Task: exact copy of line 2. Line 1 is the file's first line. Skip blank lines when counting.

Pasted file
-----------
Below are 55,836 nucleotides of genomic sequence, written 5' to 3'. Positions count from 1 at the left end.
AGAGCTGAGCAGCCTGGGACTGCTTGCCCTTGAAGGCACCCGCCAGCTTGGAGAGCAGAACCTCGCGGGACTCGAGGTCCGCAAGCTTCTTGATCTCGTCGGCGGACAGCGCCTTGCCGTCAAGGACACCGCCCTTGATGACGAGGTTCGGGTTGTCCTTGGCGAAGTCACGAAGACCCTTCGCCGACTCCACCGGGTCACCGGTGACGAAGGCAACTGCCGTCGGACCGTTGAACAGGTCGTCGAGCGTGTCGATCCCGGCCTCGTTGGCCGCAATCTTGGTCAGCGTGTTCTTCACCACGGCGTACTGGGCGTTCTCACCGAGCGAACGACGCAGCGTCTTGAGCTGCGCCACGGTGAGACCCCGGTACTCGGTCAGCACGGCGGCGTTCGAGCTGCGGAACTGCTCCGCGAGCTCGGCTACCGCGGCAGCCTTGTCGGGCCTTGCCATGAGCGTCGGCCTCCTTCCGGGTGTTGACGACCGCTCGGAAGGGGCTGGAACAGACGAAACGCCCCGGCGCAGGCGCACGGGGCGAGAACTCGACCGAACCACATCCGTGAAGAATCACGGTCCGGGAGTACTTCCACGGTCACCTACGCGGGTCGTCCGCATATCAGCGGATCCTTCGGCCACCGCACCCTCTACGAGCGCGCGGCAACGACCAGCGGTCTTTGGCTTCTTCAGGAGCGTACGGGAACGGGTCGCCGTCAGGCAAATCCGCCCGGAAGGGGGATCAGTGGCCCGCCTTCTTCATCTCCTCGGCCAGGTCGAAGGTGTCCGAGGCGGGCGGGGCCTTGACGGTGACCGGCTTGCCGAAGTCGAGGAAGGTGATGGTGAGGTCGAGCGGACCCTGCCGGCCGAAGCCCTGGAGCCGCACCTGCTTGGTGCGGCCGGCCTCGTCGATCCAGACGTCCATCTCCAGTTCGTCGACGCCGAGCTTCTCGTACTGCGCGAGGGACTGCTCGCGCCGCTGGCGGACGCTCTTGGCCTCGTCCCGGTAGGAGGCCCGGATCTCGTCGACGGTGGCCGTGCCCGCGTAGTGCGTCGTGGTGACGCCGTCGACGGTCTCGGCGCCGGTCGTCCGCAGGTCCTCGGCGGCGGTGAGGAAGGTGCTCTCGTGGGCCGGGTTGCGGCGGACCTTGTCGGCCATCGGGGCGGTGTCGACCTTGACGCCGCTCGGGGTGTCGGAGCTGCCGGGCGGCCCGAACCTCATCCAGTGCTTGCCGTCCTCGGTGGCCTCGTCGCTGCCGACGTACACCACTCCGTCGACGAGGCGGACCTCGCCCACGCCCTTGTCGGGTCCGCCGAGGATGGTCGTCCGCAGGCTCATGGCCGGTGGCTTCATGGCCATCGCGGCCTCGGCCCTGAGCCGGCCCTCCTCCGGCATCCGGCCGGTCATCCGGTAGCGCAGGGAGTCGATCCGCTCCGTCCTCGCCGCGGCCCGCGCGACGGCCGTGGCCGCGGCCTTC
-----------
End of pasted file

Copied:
AGAGCTGAGCAGCCTGGGACTGCTTGCCCTTGAAGGCACCCGCCAGCTTGGAGAGCAGAACCTCGCGGGACTCGAGGTCCGCAAGCTTCTTGATCTCGTCGGCGGACAGCGCCTTGCCGTCAAGGACACCGCCCTTGATGACGAGGTTCGGGTTGTCCTTGGCGAAGTCACGAAGACCCTTCGCCGACTCCACCGGGTCACCGGTGACGAAGGCAACTGCCGTCGGACCGTTGAACAGGTCGTCGAGCGTGTCGATCCCGGCCTCGTTGGCCGCAATCTTGGTCAGCGTGTTCTTCACCACGGCGTACTGGGCGTTCTCACCGAGCGAACGACGCAGCGTCTTGAGCTGCGCCACGGTGAGACCCCGGTACTCGGTCAGCACGGCGGCGTTCGAGCTGCGGAACTGCTCCGCGAGCTCGGCTACCGCGGCAGCCTTGTCGGGCCTTGCCATGAGCGTCGGCCTCCTTCCGGGTGTTGACGACCGCTCGGAAGGGGCTGGAACAGACGAAACGCCCCGGCGCAGGCGCACGGGGCGAGAACTCGACCGAACCACATCCGTGAAGAATCACGGTCCGGGAGTACTTCCACGGTCACCTACGCGGGTCGTCCGCATATCAGCGGATCCTTCGGCCACCGCACCCTCTACGAGCGCGCGGCAACGACCAGCGGTCTTTGGCTTCTTCAGGAGCGTACGGGAACGGGTCGCCGTCAGGCAAATCCGCCCGGAAGGGGGATCAGTGGCCCGCCTTCTTCATCTCCTCGGCCAGGTCGAAGGTGTCCGAGGCGGGCGGGGCCTTGACGGTGACCGGCTTGCCGAAGTCGAGGAAGGTGATGGTGAGGTCGAGCGGACCCTGCCGGCCGAAGCCCTGGAGCCGCACCTGCTTGGTGCGGCCGGCCTCGTCGATCCAGACGTCCATCTCCAGTTCGTCGACGCCGAGCTTCTCGTACTGCGCGAGGGACTGCTCGCGCCGCTGGCGGACGCTCTTGGCCTCGTCCCGGTAGGAGGCCCGGATCTCGTCGACGGTGGCCGTGCCCGCGTAGTGCGTCGTGGTGACGCCGTCGACGGTCTCGGCGCCGGTCGTCCGCAGGTCCTCGGCGGCGGTGAGGAAGGTGCTCTCGTGGGCCGGGTTGCGGCGGACCTTGTCGGCCATCGGGGCGGTGTCGACCTTGACGCCGCTCGGGGTGTCGGAGCTGCCGGGCGGCCCGAACCTCATCCAGTGCTTGCCGTCCTCGGTGGCCTCGTCGCTGCCGACGTACACCACTCCGTCGACGAGGCGGACCTCGCCCACGCCCTTGTCGGGTCCGCCGAGGATGGTCGTCCGCAGGCTCATGGCCGGTGGCTTCATGGCCATCGCGGCCTCGGCCCTGAGCCGGCCCTCCTCCGGCATCCGGCCGGTCATCCGGTAGCGCAGGGAGTCGATCCGCTCCGTCCTCGCCGCGGCCCGCGCGACGGCCGTGGCCGCGGCCTTC